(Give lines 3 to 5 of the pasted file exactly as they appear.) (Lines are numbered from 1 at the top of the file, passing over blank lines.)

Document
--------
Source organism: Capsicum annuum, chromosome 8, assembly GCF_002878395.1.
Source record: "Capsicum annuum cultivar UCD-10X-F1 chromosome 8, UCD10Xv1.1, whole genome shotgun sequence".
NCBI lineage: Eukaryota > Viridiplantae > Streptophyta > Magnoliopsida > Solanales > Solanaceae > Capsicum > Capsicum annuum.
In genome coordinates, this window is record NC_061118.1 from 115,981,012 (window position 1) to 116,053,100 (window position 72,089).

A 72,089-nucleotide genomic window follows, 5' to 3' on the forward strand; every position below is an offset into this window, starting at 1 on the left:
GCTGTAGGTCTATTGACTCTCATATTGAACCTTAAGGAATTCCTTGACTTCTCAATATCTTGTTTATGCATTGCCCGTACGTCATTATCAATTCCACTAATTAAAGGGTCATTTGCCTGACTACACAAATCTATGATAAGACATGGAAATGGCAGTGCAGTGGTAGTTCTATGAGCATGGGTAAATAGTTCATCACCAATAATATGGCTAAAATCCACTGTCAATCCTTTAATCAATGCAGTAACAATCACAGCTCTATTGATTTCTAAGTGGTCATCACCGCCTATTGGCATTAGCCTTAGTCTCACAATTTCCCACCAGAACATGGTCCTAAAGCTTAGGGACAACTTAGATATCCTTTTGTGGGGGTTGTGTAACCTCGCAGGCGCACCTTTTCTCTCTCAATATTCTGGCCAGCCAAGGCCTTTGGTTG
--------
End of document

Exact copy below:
NCBI lineage: Eukaryota > Viridiplantae > Streptophyta > Magnoliopsida > Solanales > Solanaceae > Capsicum > Capsicum annuum.
In genome coordinates, this window is record NC_061118.1 from 115,981,012 (window position 1) to 116,053,100 (window position 72,089).

A 72,089-nucleotide genomic window follows, 5' to 3' on the forward strand; every position below is an offset into this window, starting at 1 on the left: